With many jazz musicians looking for new musical directions, new ways to express their ideas, every once in a while an album comes along to show that there’s still plenty of life in the older musical ideas. There is still room for creativity in the tried and true. Bop, an album from keyboardist Jeff Lorber, guitarist Chuck Loeb, and an all-star supporting cast including Everette Harp (tenor sax), Harvey Mason (drums), Brian Bromberg (bass), Rick Braun (trumpet/trombone), and Till Brönner (as well as a number of guest artists), is the pudding that proves the point.
Bop was recorded to raise funds to grow awareness of polycystic kidney disease, a potentially life-threatening genetic condition that has affected Lorber and members of his family. All the musicians involved donated their time and talent to the project which was recorded in a limited number of sessions. This, according to Loeb in the liner notes, is “a creative benefit to the listeners” as it follows in what he calls “the tradition of this music.” And while the album’s charitable purpose is laudable, it is, after all the music that has to speak to the listener. Bop doesn’t only speak, it screams attention must be paid.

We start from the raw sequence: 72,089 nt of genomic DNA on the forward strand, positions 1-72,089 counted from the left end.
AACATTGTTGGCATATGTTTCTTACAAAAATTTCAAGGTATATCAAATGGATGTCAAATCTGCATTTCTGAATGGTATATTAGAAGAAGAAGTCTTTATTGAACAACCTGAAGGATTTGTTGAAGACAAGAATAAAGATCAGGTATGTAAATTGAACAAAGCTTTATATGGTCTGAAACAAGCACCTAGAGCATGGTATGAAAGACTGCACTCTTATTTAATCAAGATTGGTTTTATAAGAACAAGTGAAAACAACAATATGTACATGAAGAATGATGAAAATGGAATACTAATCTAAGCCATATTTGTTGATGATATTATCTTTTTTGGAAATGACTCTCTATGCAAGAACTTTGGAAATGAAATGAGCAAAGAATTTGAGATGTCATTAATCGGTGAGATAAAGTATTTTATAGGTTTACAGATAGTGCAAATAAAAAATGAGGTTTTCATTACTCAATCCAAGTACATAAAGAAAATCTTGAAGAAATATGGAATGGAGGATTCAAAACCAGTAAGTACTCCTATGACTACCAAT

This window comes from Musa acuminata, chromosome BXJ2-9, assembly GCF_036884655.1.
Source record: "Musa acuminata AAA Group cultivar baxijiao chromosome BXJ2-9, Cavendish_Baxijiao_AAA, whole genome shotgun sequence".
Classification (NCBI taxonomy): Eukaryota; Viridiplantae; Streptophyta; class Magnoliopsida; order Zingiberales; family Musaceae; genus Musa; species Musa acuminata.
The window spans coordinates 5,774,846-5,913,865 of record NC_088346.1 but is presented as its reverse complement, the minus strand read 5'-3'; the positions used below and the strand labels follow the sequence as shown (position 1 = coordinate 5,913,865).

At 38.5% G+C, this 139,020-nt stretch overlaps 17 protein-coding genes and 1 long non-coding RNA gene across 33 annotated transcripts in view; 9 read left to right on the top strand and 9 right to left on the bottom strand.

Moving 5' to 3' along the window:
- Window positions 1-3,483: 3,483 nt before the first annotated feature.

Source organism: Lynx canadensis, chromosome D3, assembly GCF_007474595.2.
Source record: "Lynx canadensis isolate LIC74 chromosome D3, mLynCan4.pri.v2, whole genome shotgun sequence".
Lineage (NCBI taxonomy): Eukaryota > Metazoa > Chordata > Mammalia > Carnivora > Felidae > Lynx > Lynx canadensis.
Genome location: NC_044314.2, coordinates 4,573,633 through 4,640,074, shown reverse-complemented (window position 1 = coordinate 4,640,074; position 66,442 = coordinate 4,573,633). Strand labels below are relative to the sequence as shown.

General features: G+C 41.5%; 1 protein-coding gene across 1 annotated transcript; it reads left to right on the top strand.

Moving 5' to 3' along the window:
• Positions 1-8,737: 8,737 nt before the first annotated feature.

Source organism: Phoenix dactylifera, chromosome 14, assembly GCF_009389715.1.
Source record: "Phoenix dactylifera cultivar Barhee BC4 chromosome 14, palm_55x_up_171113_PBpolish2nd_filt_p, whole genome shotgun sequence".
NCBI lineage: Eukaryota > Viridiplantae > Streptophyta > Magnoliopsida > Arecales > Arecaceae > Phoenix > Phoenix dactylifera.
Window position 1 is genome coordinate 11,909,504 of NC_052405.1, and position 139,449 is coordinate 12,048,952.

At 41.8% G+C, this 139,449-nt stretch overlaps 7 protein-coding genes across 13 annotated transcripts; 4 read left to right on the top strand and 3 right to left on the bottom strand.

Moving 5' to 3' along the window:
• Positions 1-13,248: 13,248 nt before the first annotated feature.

The CD’s 12-song set is made up of energetic new readings of some of the great bop classics. With the exception of one tune, Jerome Kern and Oscar Hammerstein’s “All the Things You Are” (a number associated with a good many bop artists), all the rest are well-known compositions from the pen of bop super stars. They open with Monk’s “Straight No Chaser” and add a stunning version of his “‘Round Midnight.”
There are a trio of Charlie Parker pieces: “Donna Lee,” “Now’s The Time,” and “Confirmation.” They are joined on the latter by Eric Maienthal on alto sax. Dizzy Gillespie’s “A Night in Tunesia” is a romp and Sonny Rollins’ “St. Thomas” sparkles. The set concludes with John Patitucci (bass), Brian Dunne (drums), and Randy Brecker (trumpet) joining in on a short version of Coltrane’s “Giant Steps,” a version that has to leave the listener wanting more.
If this album is any indication, Bop is alive and well—and still kicking backsides.